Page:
While we won’t speculate why these particular posts gained so much traction (we’ll leave this for a future blog post), one thing that all of them have in common is that they have media attached: one has a SlideShare presentation (extracted automatically from the URL in the tweet), while the other two have pictures, which were added by the user (not extracted automatically). The SlideShare presentation represents content created by the company, while the two pictures represent user-generated content (one of them is a screenshot).
A strategist at CA shares a company presentation about agile development
A community manager for EA shows a visual metaphor for playing Mass Effect
The lead producer for Minecraft (part of Microsoft) announces the release of Minecraft for Wii in the UK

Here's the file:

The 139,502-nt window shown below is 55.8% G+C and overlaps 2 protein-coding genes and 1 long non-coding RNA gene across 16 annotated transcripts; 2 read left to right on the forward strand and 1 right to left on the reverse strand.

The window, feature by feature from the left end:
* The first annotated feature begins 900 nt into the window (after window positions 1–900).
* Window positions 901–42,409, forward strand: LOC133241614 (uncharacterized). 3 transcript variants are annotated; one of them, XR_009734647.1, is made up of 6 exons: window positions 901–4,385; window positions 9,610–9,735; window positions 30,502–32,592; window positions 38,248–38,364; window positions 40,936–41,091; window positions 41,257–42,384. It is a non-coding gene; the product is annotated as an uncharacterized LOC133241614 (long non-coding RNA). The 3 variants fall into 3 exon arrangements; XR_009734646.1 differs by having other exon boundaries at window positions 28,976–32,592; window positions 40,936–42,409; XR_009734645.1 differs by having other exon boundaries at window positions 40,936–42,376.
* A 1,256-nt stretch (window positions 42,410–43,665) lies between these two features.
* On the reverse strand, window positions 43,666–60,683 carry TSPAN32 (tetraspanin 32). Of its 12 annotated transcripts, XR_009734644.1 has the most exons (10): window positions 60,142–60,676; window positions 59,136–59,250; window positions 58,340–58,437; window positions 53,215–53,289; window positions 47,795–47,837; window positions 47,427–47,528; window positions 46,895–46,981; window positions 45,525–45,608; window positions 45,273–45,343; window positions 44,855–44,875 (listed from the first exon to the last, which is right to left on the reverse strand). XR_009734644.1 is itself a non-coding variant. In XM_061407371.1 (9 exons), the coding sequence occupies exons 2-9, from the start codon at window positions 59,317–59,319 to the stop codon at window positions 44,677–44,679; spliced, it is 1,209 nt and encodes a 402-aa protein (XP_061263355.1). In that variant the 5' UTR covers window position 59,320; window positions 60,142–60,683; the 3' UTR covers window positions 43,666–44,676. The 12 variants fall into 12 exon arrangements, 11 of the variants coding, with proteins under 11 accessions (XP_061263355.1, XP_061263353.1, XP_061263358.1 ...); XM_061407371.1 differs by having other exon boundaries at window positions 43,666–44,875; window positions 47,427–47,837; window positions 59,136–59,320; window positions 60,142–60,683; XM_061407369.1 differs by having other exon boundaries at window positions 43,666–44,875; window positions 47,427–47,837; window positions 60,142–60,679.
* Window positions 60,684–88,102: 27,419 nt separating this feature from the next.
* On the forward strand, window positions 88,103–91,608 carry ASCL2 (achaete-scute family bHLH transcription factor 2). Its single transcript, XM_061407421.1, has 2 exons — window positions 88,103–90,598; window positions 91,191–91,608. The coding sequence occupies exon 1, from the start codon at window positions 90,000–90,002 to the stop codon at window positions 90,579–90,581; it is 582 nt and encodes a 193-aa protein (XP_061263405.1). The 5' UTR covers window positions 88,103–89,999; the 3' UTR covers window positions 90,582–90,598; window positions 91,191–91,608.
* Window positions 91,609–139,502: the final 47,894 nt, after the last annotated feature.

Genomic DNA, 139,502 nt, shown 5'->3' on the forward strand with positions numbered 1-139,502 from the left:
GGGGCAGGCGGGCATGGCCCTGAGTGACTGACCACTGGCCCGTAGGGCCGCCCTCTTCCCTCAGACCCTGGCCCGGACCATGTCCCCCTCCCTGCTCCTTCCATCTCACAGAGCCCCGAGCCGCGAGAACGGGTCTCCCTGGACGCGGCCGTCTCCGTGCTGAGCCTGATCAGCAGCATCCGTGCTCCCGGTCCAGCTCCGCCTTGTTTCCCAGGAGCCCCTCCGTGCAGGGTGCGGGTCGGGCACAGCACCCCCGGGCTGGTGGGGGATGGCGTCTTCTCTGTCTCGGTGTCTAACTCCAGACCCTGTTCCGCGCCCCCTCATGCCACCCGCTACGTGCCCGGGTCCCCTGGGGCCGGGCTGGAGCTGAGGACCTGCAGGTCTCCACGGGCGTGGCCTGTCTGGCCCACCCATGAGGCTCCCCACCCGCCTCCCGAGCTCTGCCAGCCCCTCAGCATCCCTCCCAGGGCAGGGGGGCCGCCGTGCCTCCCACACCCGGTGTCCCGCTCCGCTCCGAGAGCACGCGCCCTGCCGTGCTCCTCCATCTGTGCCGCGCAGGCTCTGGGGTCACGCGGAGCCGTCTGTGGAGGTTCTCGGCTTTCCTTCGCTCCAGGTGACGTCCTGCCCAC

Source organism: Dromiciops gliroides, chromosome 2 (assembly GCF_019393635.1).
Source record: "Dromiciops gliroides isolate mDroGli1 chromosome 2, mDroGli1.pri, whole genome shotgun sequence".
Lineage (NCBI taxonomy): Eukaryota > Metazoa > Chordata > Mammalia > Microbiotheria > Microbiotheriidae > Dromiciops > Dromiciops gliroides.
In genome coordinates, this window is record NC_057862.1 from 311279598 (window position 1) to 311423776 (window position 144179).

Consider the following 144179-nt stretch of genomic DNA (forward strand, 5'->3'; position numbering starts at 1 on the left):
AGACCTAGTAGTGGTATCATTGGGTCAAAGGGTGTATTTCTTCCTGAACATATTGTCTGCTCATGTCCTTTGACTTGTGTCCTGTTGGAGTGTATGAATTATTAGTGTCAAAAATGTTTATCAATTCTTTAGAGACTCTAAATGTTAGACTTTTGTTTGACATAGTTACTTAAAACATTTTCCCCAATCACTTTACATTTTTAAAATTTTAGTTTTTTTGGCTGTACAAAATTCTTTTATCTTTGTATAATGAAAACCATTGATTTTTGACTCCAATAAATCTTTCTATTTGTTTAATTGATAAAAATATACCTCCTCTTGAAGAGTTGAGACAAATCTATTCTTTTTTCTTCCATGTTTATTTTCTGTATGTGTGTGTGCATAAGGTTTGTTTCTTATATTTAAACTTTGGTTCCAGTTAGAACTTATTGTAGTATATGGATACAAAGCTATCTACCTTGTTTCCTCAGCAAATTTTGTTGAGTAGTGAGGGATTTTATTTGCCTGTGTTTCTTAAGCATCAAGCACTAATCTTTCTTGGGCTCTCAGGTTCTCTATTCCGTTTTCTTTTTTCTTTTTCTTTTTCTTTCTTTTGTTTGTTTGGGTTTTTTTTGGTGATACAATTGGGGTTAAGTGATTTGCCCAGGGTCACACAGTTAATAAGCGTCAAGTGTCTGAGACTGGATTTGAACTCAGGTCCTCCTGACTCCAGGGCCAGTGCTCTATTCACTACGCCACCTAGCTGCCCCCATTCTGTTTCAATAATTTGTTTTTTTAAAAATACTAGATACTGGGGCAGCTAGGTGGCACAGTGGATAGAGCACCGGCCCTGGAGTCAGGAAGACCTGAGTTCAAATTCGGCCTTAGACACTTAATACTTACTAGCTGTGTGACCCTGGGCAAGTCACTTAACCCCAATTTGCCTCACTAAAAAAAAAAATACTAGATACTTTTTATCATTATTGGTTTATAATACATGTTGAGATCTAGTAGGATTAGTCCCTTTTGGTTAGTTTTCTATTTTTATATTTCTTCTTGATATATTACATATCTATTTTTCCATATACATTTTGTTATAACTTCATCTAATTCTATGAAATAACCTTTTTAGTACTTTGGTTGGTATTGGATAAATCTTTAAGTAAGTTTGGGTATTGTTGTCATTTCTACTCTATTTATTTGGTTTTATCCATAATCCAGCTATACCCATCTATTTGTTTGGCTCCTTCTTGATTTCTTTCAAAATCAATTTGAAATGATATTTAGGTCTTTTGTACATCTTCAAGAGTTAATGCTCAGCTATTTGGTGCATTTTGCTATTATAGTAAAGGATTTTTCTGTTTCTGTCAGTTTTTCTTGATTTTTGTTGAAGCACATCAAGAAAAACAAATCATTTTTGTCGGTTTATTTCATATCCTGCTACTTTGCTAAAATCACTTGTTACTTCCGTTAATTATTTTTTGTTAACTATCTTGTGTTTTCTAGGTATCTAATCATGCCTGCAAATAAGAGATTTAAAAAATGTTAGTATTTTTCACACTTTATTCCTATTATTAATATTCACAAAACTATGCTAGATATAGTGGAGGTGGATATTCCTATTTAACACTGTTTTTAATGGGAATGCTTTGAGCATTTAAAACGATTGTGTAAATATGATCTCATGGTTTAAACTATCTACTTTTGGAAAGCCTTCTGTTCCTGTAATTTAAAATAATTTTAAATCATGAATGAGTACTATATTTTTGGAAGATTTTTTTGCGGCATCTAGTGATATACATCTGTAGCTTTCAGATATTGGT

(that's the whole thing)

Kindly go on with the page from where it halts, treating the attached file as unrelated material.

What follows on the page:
In this article we tried to provide a better understanding of how and in what way tech companies’ employees are active on Twitter. The focus of this study is employee advocacy, so we aimed to offer insights across different tech companies in different verticals. We’ve measured employee presence on Twitter, how many of them are active in a month (December 2015 in our case), how many tweets they post and how many of them mention the brand. We’ve also looked at the engagement they generate by counting retweets.
We’ve learned that while some metrics are differing greatly across industries (like employee presence or median followers), others are relatively constant (like percentage of active employees). We’ve also learned that, for each industry, employees generated more engagement for their brand-related tweets than for their other tweets. Finally, we highlighted some of the companies with very engaged employees, and we highlighted a few successful tweets coming from regular employees.
Don’t forget to check our tech companies leaderboard regularly to see updated monthly numbers for each company in the study. Also, don’t hesitate to get in touch if you want a more detailed analysis of your company’s employee activity on Twitter. We can provide a detailed analysis for any company, not just those included in the current study.